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St Kilda is an inner suburb of the metropolitan area of Melbourne, Victoria, Australia, 6 km south-east of Melbourne's Central Business District. Its local government area is the City of Port Phillip. At the 2016 Census, St Kilda had a population of 20,230.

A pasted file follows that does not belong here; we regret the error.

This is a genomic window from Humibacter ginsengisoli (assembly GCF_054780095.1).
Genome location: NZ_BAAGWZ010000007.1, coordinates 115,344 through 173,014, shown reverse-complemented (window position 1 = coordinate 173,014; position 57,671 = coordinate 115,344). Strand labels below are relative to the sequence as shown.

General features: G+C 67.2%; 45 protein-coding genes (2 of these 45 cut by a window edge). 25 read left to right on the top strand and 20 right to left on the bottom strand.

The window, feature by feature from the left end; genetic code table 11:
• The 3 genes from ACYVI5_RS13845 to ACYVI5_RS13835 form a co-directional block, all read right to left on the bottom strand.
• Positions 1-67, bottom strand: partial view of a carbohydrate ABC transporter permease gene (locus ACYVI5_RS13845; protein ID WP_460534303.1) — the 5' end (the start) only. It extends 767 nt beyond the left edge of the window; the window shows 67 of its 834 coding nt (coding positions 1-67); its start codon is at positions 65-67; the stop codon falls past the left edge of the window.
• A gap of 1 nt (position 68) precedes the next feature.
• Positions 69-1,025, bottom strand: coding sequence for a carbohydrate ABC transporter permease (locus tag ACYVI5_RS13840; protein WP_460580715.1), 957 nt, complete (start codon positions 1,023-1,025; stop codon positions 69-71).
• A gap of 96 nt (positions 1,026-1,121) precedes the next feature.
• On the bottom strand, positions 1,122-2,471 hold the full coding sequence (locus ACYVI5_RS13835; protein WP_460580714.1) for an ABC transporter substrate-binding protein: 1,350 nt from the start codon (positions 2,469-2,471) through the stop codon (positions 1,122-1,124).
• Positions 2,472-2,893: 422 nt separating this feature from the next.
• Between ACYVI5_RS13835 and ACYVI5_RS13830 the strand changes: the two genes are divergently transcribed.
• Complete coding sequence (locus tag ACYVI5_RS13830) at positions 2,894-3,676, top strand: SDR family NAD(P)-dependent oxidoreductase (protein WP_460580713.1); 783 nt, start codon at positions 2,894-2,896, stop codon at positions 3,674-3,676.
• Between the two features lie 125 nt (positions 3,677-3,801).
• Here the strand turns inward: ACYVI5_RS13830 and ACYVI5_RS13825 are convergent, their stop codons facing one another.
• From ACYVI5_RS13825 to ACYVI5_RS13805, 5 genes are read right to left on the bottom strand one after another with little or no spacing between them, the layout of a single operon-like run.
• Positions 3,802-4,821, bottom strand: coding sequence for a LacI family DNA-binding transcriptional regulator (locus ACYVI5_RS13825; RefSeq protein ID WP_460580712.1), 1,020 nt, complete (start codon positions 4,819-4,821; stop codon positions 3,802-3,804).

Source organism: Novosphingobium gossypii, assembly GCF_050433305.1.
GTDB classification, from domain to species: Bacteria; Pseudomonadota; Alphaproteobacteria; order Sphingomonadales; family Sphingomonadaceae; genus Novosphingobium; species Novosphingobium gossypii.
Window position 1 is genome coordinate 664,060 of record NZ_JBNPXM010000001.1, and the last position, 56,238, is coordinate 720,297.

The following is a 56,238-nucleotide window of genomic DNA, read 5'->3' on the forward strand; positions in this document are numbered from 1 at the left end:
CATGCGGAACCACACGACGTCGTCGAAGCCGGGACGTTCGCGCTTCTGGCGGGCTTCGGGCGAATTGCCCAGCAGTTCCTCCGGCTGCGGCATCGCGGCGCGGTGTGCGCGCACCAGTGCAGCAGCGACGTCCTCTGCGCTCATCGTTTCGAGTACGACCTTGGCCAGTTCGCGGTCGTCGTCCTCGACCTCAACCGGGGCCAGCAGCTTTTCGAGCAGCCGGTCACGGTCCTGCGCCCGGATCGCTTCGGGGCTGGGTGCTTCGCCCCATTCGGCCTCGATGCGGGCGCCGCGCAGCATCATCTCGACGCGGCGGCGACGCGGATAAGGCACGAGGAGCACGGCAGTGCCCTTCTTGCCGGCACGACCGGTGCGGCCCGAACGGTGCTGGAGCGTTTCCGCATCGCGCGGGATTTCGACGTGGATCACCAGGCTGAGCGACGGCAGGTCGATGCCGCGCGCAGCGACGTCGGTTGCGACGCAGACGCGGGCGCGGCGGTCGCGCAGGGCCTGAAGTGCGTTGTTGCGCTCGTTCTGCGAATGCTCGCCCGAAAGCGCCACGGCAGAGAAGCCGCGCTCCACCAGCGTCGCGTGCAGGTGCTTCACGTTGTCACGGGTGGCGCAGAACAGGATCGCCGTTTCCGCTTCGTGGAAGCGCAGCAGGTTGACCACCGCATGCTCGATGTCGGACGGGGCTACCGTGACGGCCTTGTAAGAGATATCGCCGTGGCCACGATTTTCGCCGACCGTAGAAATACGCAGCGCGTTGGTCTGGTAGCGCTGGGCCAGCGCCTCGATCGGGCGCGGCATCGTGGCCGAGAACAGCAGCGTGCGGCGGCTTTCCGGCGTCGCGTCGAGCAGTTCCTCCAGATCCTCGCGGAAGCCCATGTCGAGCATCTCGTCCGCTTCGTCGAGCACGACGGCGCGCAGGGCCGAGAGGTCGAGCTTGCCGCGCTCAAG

St Kilda was named by Charles La Trobe, then superintendent of the Port Phillip District, after a schooner, Lady of St Kilda, which moored at the main beach for much of 1841, and the ship's master and early settler Lieutenant James Ross Lawrence.During the Victorian era, St Kilda became a favoured suburb of Melbourne's elite, and many palatial mansions and grand terraces were constructed along its hills and waterfront. After the turn of the century, the St Kilda foreshore became Melbourne's favoured playground, with electric tram lines linking the suburbs to the seaside amusement rides, ballrooms, cinemas and cafes, and crowds flocked to St Kilda Beach. Many of the mansions and grand terraces became guest houses, and gardens were filled in with apartment buildings, making St Kilda the most densely populated suburb in Melbourne. Postwar St Kilda became Melbourne's red-light district, and the guest houses became low-cost rooming houses. Since the late 1960s, St Kilda become known for its culture of bohemianism, and as home to many prominent artists, musicians and subcultures, including punk and LGBT. While some of these groups still maintain a presence in St Kilda, since the 2000s the district has experienced rapid gentrification pushing many lower socio-economic groups out to other areas, with the suburb again being sought after by the wealthy.
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